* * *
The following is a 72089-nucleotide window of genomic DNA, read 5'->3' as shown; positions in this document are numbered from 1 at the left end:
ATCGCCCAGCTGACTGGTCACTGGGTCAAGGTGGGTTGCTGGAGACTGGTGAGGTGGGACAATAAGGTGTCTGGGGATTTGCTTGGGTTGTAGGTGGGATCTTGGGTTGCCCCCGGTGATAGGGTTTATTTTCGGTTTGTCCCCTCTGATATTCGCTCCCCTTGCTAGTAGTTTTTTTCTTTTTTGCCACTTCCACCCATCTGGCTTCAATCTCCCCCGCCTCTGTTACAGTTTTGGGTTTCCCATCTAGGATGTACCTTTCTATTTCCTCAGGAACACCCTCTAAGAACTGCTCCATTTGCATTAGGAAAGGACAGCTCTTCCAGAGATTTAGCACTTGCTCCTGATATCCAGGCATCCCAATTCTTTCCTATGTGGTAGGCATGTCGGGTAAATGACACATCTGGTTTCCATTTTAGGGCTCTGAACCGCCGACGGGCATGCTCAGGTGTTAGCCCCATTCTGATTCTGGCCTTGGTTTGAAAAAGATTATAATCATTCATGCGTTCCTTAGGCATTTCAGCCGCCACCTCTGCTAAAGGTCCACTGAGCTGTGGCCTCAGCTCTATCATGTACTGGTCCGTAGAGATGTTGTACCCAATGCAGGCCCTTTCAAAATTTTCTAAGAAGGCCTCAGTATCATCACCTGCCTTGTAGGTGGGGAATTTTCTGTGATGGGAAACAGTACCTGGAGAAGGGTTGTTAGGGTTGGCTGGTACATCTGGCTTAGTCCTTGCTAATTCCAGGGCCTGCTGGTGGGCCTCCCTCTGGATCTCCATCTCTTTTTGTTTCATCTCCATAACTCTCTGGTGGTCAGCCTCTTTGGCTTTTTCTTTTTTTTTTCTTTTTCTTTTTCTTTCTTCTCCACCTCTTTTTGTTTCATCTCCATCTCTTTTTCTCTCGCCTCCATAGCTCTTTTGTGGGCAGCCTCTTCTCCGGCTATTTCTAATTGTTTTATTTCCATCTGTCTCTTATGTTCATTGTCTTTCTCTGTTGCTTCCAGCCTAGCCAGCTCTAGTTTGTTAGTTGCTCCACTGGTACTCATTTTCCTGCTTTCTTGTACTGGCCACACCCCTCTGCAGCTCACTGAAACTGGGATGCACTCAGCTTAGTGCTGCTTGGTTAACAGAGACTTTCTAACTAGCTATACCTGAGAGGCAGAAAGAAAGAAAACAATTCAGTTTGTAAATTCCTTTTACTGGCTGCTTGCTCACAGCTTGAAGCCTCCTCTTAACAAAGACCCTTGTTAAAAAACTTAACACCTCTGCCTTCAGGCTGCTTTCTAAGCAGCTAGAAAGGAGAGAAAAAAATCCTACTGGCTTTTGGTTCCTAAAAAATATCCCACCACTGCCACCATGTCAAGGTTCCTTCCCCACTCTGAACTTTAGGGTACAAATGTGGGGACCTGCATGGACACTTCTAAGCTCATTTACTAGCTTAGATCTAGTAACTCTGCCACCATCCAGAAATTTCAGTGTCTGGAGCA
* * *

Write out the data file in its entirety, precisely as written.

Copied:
The following is a 72089-nucleotide window of genomic DNA, read 5'->3' as shown; positions in this document are numbered from 1 at the left end:
ATCGCCCAGCTGACTGGTCACTGGGTCAAGGTGGGTTGCTGGAGACTGGTGAGGTGGGACAATAAGGTGTCTGGGGATTTGCTTGGGTTGTAGGTGGGATCTTGGGTTGCCCCCGGTGATAGGGTTTATTTTCGGTTTGTCCCCTCTGATATTCGCTCCCCTTGCTAGTAGTTTTTTTCTTTTTTGCCACTTCCACCCATCTGGCTTCAATCTCCCCCGCCTCTGTTACAGTTTTGGGTTTCCCATCTAGGATGTACCTTTCTATTTCCTCAGGAACACCCTCTAAGAACTGCTCCATTTGCATTAGGAAAGGACAGCTCTTCCAGAGATTTAGCACTTGCTCCTGATATCCAGGCATCCCAATTCTTTCCTATGTGGTAGGCATGTCGGGTAAATGACACATCTGGTTTCCATTTTAGGGCTCTGAACCGCCGACGGGCATGCTCAGGTGTTAGCCCCATTCTGATTCTGGCCTTGGTTTGAAAAAGATTATAATCATTCATGCGTTCCTTAGGCATTTCAGCCGCCACCTCTGCTAAAGGTCCACTGAGCTGTGGCCTCAGCTCTATCATGTACTGGTCCGTAGAGATGTTGTACCCAATGCAGGCCCTTTCAAAATTTTCTAAGAAGGCCTCAGTATCATCACCTGCCTTGTAGGTGGGGAATTTTCTGTGATGGGAAACAGTACCTGGAGAAGGGTTGTTAGGGTTGGCTGGTACATCTGGCTTAGTCCTTGCTAATTCCAGGGCCTGCTGGTGGGCCTCCCTCTGGATCTCCATCTCTTTTTGTTTCATCTCCATAACTCTCTGGTGGTCAGCCTCTTTGGCTTTTTCTTTTTTTTTTCTTTTTCTTTTTCTTTCTTCTCCACCTCTTTTTGTTTCATCTCCATCTCTTTTTCTCTCGCCTCCATAGCTCTTTTGTGGGCAGCCTCTTCTCCGGCTATTTCTAATTGTTTTATTTCCATCTGTCTCTTATGTTCATTGTCTTTCTCTGTTGCTTCCAGCCTAGCCAGCTCTAGTTTGTTAGTTGCTCCACTGGTACTCATTTTCCTGCTTTCTTGTACTGGCCACACCCCTCTGCAGCTCACTGAAACTGGGATGCACTCAGCTTAGTGCTGCTTGGTTAACAGAGACTTTCTAACTAGCTATACCTGAGAGGCAGAAAGAAAGAAAACAATTCAGTTTGTAAATTCCTTTTACTGGCTGCTTGCTCACAGCTTGAAGCCTCCTCTTAACAAAGACCCTTGTTAAAAAACTTAACACCTCTGCCTTCAGGCTGCTTTCTAAGCAGCTAGAAAGGAGAGAAAAAAATCCTACTGGCTTTTGGTTCCTAAAAAATATCCCACCACTGCCACCATGTCAAGGTTCCTTCCCCACTCTGAACTTTAGGGTACAAATGTGGGGACCTGCATGGACACTTCTAAGCTCATTTACTAGCTTAGATCTAGTAACTCTGCCACCATCCAGAAATTTCAGTGTCTGGAGCA